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Labour disputes increasingly involve police

Finnish employers and labour unions calling for police investigations into walkouts and lockouts


Labour disputes increasingly involve police
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Labour unions and employers are increasingly willing to react to walkouts, lockouts, and other forms of industrial action, by asking for a police investigation or by initiating legal proceedings against each other.
      Such cases have been fairly rare so far, but there are fears taht the phenomenon could become more common.
      ”At any rate, they have not declined. We have started from the assumption that whenever illegal strikes or a mere threat of such a strike causes damage, we will take the matter to court”, says Jari Forss, Deputy Director General of the Finnish Forest Industries Federation, who is in charge of collective bargaining in the organisation.
      Executive Vice President Risto Alanko, head of the Department of Labour Market Policy in the Federation of Finnish Technology Industries, thinks along the same lines.
      ”If a strike is launched in violation of a commitment to industrial peace, and a conscious failure to follow a collective agreement is noticed, we will seek to start legal proceedings in the matter almost without exception”, Alanko notes.
     
The management side will use a cannon to fight against short protests, says Director Nikolas Elomaa of the Central Organisation of Finnish Trade Unions (SAK).
      ”Previously, for example walkouts could be settled in one way or another without attacking the leaders of the organisations. Now employers are using radical methods which have no place in this game”, Elomaa argues.
     
Last autumn, Antti Rinne, chairman of the trade union of private sector salaried employees Pro was punished by a fine for industrial action taken to speed up negotiations a couple of years ago.
      Currently, six companies belonging to the Federation of Finnish Technology Industries are seeking more than EUR 0.5 million in damages from Rinne for the same offence.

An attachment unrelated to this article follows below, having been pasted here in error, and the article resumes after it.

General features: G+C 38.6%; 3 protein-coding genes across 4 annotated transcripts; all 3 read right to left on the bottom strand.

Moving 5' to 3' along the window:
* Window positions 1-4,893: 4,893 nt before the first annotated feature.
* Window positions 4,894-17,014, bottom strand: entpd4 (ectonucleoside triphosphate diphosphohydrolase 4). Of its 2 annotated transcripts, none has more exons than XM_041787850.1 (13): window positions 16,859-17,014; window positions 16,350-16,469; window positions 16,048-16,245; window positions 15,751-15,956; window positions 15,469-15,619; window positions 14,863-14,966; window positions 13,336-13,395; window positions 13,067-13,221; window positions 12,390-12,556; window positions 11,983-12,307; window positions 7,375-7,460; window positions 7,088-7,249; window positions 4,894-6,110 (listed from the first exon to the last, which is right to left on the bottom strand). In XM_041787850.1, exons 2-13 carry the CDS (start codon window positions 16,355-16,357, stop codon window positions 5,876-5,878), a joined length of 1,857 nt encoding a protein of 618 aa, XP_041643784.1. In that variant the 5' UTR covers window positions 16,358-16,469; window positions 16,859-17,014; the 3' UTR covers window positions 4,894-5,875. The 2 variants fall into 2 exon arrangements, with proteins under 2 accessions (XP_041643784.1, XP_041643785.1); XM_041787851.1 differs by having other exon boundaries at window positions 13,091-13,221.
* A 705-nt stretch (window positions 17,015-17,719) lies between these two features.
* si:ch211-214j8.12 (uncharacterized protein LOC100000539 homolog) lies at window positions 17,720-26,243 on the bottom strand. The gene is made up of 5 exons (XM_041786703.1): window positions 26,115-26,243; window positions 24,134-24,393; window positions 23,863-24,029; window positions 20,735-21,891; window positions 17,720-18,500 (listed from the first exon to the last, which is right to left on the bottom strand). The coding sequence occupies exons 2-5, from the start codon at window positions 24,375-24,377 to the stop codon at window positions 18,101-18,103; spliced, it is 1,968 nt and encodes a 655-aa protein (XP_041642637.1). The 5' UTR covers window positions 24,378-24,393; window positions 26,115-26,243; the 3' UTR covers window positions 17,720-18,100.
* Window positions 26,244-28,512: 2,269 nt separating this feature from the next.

”Employers clearly tend to think that if a union leader can be convicted of a crime in a criminal process, it will also be possible to claim compensation for a criminal procedure from this person. This is a disagreeable practice”, Elomaa says.
      ”If we wish to achieve genuine settlements in labour disputes, they cannot be taken to court”, he adds.
     
All employees must obey the existing laws, Forss insists.
      ”Because of illegal strikes and threats to go on strike customers get worried, creating an image of an unreliable supplier”, Forss argues.
      When mere talk or negotiations are of no avail, a strike is the only remedy, says Markku Palokangas, Director of Industrial Sector at the Trade Union Pro.
      ”Eighty to ninety per cent of all walkouts are a consequence of the employer’s awkward conduct, but verdicts never take this fact into consideration”, Palokangas points out.
      According to Palokangas, it has been a tradition within the Finnish Forest Industries Federation and the Federation of Finnish Technology Industries that every minor breach is taken to the Finnish Labour Court - and today to a district court.
      ”No such tradition exists in the chemical or food processing industries, for example”, Palokangas adds.
     
In June, when the parties to the Finnish labour market launch a debate on possible measures to increase mutual trust, the issue of the limits of strike is likely to be involved. The matter was agreed upon last autumn, and an agreement is expected to be concluded in November 2012.
      In the employers’ view, the rules governing employees’ right to strike should also be included in the agenda. At least the issue of weakening the right to strike will not be discussed, employees reply.
     


See also:
  Central Organisation of Finnish Trade Unions (SAK)

Links:
  Trade Union Pro
  Finnish Forest Industries
  Federation of Finnish Technology Industries

Helsingin Sanomat


  10.4.2012 - TODAY
 Labour disputes increasingly involve police

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